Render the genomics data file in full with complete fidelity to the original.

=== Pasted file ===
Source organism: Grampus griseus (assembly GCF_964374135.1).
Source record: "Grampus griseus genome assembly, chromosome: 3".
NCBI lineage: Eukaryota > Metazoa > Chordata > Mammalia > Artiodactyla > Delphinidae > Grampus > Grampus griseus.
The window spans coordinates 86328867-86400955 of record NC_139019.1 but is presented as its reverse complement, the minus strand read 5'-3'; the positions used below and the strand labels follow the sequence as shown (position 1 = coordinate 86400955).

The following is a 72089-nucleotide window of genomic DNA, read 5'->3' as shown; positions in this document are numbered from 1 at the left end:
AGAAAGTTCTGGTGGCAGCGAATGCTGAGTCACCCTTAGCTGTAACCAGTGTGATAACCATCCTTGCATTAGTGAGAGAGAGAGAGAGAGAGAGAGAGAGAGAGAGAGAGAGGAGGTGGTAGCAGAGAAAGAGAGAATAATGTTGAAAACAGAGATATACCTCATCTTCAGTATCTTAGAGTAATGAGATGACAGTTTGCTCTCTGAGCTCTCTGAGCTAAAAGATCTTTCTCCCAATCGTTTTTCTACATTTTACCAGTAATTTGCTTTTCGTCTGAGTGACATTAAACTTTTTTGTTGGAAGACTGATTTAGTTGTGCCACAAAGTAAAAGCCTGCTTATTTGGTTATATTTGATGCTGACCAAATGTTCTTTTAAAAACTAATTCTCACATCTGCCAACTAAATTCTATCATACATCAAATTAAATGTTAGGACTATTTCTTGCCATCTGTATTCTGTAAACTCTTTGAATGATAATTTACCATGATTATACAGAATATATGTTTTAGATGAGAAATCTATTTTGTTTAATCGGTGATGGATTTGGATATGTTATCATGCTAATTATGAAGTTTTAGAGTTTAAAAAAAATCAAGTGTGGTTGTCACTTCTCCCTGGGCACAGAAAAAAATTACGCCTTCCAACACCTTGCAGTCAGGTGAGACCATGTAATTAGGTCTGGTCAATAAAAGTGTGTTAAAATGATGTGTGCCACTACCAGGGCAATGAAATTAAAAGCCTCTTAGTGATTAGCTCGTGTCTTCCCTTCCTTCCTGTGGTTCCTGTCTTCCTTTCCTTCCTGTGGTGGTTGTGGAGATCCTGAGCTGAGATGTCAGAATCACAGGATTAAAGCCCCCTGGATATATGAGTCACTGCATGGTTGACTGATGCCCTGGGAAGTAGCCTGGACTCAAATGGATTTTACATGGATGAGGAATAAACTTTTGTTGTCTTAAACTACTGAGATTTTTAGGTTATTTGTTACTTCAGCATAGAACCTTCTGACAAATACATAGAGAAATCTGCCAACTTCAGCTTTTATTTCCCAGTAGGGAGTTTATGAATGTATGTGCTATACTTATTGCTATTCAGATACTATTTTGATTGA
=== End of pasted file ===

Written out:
Source organism: Grampus griseus (assembly GCF_964374135.1).
Source record: "Grampus griseus genome assembly, chromosome: 3".
NCBI lineage: Eukaryota > Metazoa > Chordata > Mammalia > Artiodactyla > Delphinidae > Grampus > Grampus griseus.
The window spans coordinates 86328867-86400955 of record NC_139019.1 but is presented as its reverse complement, the minus strand read 5'-3'; the positions used below and the strand labels follow the sequence as shown (position 1 = coordinate 86400955).

The following is a 72089-nucleotide window of genomic DNA, read 5'->3' as shown; positions in this document are numbered from 1 at the left end:
AGAAAGTTCTGGTGGCAGCGAATGCTGAGTCACCCTTAGCTGTAACCAGTGTGATAACCATCCTTGCATTAGTGAGAGAGAGAGAGAGAGAGAGAGAGAGAGAGAGAGAGAGGAGGTGGTAGCAGAGAAAGAGAGAATAATGTTGAAAACAGAGATATACCTCATCTTCAGTATCTTAGAGTAATGAGATGACAGTTTGCTCTCTGAGCTCTCTGAGCTAAAAGATCTTTCTCCCAATCGTTTTTCTACATTTTACCAGTAATTTGCTTTTCGTCTGAGTGACATTAAACTTTTTTGTTGGAAGACTGATTTAGTTGTGCCACAAAGTAAAAGCCTGCTTATTTGGTTATATTTGATGCTGACCAAATGTTCTTTTAAAAACTAATTCTCACATCTGCCAACTAAATTCTATCATACATCAAATTAAATGTTAGGACTATTTCTTGCCATCTGTATTCTGTAAACTCTTTGAATGATAATTTACCATGATTATACAGAATATATGTTTTAGATGAGAAATCTATTTTGTTTAATCGGTGATGGATTTGGATATGTTATCATGCTAATTATGAAGTTTTAGAGTTTAAAAAAAATCAAGTGTGGTTGTCACTTCTCCCTGGGCACAGAAAAAAATTACGCCTTCCAACACCTTGCAGTCAGGTGAGACCATGTAATTAGGTCTGGTCAATAAAAGTGTGTTAAAATGATGTGTGCCACTACCAGGGCAATGAAATTAAAAGCCTCTTAGTGATTAGCTCGTGTCTTCCCTTCCTTCCTGTGGTTCCTGTCTTCCTTTCCTTCCTGTGGTGGTTGTGGAGATCCTGAGCTGAGATGTCAGAATCACAGGATTAAAGCCCCCTGGATATATGAGTCACTGCATGGTTGACTGATGCCCTGGGAAGTAGCCTGGACTCAAATGGATTTTACATGGATGAGGAATAAACTTTTGTTGTCTTAAACTACTGAGATTTTTAGGTTATTTGTTACTTCAGCATAGAACCTTCTGACAAATACATAGAGAAATCTGCCAACTTCAGCTTTTATTTCCCAGTAGGGAGTTTATGAATGTATGTGCTATACTTATTGCTATTCAGATACTATTTTGATTGA